It’s amazing to realize that we’re already through a full quarter of 2021 — how the year flies! This month we’re once again happy to highlight some outstanding posts from around the Diabetes Online Community (DOC).
With the sports world returning amid the ongoing pandemic, March Madness was back. In keeping with that theme, DiabetesMine is recognizing our picks for the “DOC brackets” for the month…
Rollout of the COVID-19 vaccines continues across the country and world, and many in the Diabetes Community are wondering what the possible side effects might be. The Beta Cell Foundation is collecting feedback on this from hundreds of people with diabetes (PWDs) who are getting vaccinated and reporting their experiences. This Google spreadsheet and database are updated weekly, so you might want to follow this resource.
Women should be honored and respected all year long, of course, but March marked Women’s History Month and also International Women’s Day on March 8. So there were many nods to women who have made a mark on diabetes history, naturally. There are too many to mention individually, but we can’t help but think of our friends at DiabetesSisters and Women of Color with Diabetes in particular.
Speaking of women with diabetes and the issues they face, diabetes data startup Tidepool has taken the initiative to better understand one experience that can make diabetes much more difficult: menstruation. Check out this post by Abby Bayer-Pratt that delves more into this ongoing project. Importantly, the nonprofit org is striving for inclusivity and gender recognition by acknowledging that not all women menstruate and not all who menstruate are women.
Spring has sprung and we all got to “spring forward” with a time change. For our D-Community, that means changing the time settings on our diabetes apps. Like clockwork (ha!) we also saw this oldie but goodie of a funny floating around the DOC, created for DiabetesMine years back by the talented Mike Durbin of My Diabetic Heart.
“The Soul of Diabetes” is a new podcast hosted by our friend and diabetes advocate Chelcie Rice. He created this program to talk all things diabetes for communities of color and other marginalized PWDs. It’s available on Spotify and is definitely worth a listen!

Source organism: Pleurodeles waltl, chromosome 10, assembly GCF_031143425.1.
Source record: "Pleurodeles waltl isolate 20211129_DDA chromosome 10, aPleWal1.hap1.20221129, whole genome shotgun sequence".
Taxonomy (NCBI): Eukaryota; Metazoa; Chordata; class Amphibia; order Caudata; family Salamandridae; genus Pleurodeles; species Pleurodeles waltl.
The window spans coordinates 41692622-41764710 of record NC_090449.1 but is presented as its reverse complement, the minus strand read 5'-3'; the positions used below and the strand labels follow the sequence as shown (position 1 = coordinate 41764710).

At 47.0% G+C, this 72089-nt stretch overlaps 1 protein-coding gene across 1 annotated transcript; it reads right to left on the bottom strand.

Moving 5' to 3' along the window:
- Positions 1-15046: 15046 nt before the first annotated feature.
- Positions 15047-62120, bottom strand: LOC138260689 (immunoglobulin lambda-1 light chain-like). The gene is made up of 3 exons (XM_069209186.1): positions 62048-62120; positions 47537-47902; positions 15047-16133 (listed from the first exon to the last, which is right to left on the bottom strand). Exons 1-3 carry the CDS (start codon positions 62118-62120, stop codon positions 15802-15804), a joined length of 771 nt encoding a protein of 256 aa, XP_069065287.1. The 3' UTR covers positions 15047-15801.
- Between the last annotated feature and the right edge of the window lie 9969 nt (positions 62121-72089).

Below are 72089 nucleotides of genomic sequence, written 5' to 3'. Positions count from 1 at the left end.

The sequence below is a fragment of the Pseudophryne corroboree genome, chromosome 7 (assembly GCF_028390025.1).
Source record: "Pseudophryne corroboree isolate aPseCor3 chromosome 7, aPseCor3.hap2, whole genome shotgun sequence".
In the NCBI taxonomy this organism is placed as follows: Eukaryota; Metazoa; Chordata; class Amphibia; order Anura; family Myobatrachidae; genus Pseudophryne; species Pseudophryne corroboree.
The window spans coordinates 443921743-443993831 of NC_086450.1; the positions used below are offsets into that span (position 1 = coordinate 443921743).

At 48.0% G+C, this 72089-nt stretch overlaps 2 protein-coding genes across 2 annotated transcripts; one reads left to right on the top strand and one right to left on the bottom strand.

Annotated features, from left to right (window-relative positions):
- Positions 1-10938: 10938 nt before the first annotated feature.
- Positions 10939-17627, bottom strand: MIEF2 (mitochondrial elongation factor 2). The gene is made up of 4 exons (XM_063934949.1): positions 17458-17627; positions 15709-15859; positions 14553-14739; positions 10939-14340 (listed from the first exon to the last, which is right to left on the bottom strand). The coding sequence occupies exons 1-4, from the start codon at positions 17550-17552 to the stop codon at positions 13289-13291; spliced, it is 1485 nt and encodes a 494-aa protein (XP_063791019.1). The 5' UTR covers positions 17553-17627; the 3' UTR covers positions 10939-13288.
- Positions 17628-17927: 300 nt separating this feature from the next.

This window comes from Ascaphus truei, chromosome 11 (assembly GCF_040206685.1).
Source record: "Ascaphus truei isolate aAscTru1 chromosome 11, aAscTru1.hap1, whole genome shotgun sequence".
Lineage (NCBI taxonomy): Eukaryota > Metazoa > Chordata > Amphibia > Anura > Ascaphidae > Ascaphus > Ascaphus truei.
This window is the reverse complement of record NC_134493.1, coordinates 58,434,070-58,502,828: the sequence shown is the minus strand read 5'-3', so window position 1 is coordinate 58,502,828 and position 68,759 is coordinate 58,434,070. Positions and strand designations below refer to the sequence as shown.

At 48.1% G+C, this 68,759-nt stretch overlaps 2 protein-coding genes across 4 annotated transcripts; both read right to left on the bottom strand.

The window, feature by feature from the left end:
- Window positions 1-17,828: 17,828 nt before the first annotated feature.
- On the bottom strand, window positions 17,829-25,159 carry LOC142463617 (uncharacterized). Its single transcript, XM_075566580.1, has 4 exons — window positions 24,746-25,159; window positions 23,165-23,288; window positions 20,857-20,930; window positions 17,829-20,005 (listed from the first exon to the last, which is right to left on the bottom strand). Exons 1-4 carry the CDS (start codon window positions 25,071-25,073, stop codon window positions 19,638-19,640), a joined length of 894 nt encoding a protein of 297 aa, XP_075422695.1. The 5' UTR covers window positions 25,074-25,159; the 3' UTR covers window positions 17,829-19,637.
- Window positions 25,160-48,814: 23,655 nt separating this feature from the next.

Children with Diabetes (CWD) has been hosting some great online video chats throughout the pandemic. This blog post in particular by Marissa Town (who happens to be the whole reason CWD exists in the first place!) speaks to the heart of the matter: why we need friends with diabetes. C’mon, take a read… you know you want to!
Labels have so much impact, and those living with chronic conditions seem especially prone to being labeled by others. Often, labels are not good, but sometimes they can be. Here’s what Renza Scibilia in Australia thinks about that when it comes to the term “advocate.”
Did you see that kid with type 1 diabetes (T1D) on the “Today Show”? Yep, it was a spotlight on small businesses run by kid entrepreneurs, and Hannah Walsh from New England was highlighted. She started a bath bomb business in 2017 when she was just 9 years old, inspired by her life with diabetes. She’s named her brand BeYOUtiful because “she believes that being beautiful means being yourself, no matter what challenges you endure. Now, at just 13 years old, Hannah is proving that she can do all that she sets her mind to do, and nothing, not even T1D, can stop her.” Here’s that “Today Show” story.
ICYMI, the Beyond Type 1 and American Diabetes Association Collaboration is now a thing. Yes, these two powerhouse nonprofit diabetes orgs have teamed up to use their respective skills in digital engagement and medical research to reach and hopefully help more PWDs across the globe. Many will be watching to see what materializes, no doubt.
Life with diabetes can be frustrating at times, for sure. We LOL’d when seeing this tweet from T1D peep George (@CountCarbula) over in England, who summed up his feelings on this condition perfectly: “I’m about ready to hit Ctrl+Alt+Delete, uninstall, unsubscribe from AND block my Type 1 Diabetes.” YES! We hear you, George. So much so.